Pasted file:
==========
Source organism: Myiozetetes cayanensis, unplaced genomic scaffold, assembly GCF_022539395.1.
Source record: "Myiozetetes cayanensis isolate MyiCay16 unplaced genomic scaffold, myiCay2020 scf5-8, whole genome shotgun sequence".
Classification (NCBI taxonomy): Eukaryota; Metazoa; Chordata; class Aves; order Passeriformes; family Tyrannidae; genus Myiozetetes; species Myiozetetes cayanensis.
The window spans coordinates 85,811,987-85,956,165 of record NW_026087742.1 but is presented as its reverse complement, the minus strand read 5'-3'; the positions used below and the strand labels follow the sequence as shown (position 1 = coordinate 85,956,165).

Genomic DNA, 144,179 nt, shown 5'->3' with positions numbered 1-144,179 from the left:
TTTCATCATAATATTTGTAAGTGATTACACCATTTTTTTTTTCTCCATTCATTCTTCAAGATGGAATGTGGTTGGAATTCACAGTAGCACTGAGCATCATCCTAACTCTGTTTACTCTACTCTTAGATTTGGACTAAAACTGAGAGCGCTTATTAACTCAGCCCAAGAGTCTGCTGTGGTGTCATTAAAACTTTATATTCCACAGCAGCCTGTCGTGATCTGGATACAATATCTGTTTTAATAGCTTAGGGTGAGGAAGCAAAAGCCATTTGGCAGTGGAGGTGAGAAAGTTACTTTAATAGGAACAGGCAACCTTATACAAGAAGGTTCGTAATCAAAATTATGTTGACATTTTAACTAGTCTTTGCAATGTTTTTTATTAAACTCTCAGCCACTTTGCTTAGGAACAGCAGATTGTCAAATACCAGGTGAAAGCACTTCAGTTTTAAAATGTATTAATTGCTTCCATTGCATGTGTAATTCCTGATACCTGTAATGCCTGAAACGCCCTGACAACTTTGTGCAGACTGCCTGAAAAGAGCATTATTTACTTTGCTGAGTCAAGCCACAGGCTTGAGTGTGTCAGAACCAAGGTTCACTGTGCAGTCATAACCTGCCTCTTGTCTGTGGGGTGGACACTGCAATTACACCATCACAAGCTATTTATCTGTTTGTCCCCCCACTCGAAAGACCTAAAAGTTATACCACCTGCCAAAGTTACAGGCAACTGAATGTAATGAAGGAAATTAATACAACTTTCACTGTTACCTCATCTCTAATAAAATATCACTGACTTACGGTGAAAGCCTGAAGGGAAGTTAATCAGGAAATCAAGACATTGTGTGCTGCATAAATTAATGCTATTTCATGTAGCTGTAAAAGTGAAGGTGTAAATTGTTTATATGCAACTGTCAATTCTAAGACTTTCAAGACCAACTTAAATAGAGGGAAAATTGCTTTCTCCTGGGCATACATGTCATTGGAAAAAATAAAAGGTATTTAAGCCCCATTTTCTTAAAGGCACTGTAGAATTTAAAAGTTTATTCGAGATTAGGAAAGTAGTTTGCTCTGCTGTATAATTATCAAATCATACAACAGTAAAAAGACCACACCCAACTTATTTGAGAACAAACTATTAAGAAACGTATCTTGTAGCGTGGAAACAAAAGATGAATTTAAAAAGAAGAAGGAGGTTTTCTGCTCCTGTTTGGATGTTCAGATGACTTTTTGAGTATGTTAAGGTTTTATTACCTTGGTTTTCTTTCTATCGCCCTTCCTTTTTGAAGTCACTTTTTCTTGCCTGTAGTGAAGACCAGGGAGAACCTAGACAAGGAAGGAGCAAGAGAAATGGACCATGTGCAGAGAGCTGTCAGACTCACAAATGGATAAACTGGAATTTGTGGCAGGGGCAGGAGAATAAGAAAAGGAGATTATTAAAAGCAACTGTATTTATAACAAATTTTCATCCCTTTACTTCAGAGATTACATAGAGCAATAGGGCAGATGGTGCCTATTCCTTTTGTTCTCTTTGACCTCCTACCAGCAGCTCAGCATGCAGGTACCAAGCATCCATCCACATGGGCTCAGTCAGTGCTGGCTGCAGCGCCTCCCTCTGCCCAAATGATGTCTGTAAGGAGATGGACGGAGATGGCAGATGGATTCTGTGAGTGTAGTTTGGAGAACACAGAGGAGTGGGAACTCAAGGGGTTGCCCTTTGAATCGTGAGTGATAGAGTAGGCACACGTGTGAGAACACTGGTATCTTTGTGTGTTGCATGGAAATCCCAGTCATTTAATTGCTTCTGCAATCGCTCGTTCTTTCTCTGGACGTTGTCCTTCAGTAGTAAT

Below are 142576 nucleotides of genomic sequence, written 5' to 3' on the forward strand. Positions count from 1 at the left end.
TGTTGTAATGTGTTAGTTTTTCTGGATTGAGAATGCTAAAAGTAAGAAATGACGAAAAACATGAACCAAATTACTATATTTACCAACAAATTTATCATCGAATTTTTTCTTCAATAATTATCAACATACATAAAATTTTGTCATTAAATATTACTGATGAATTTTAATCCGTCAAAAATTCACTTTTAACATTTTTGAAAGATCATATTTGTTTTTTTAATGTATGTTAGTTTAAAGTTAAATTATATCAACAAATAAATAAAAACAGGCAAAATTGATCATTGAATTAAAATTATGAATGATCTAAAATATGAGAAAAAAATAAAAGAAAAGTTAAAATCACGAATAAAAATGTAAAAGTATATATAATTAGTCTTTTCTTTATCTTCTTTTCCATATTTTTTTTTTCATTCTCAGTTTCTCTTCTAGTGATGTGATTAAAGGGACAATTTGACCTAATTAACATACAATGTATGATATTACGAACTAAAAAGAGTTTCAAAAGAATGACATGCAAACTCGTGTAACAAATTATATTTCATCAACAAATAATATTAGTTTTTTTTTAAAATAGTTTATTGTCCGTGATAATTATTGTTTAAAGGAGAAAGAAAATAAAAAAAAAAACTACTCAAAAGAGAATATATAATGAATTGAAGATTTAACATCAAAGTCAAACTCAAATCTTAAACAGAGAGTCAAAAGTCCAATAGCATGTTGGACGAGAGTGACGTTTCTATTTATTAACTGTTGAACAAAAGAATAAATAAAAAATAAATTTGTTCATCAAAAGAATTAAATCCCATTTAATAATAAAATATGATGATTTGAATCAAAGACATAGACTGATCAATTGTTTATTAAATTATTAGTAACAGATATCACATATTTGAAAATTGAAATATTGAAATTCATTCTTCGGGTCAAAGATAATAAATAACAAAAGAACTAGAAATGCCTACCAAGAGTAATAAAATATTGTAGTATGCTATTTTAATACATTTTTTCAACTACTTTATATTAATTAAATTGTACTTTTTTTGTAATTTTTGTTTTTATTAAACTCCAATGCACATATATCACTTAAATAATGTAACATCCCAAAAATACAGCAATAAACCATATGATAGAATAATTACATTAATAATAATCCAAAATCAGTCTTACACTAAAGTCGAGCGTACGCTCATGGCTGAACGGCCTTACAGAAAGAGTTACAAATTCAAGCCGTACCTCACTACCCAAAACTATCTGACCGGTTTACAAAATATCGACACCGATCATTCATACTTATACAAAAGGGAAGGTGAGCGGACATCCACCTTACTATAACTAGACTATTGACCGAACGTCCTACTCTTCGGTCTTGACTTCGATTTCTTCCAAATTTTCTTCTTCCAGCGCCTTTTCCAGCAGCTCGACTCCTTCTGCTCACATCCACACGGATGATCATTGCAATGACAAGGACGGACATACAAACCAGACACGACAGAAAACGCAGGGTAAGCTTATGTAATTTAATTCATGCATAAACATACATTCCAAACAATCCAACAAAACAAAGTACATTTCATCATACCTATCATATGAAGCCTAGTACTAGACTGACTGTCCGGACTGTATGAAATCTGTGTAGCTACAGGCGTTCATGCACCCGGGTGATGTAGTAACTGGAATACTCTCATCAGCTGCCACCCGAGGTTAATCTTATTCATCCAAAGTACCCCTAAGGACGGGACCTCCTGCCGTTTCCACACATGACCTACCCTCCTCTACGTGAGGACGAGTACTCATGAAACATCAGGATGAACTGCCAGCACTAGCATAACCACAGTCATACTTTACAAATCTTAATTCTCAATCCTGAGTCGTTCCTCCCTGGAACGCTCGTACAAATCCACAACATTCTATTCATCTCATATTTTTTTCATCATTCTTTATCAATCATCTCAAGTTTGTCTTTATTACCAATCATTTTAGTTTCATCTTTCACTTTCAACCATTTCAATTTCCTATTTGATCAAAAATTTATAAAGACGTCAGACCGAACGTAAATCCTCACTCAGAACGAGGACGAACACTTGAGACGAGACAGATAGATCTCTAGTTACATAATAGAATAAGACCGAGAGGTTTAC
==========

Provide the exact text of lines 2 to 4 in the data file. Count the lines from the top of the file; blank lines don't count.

Source record: "Myiozetetes cayanensis isolate MyiCay16 unplaced genomic scaffold, myiCay2020 scf5-8, whole genome shotgun sequence".
Classification (NCBI taxonomy): Eukaryota; Metazoa; Chordata; class Aves; order Passeriformes; family Tyrannidae; genus Myiozetetes; species Myiozetetes cayanensis.
The window spans coordinates 85,811,987-85,956,165 of record NW_026087742.1 but is presented as its reverse complement, the minus strand read 5'-3'; the positions used below and the strand labels follow the sequence as shown (position 1 = coordinate 85,956,165).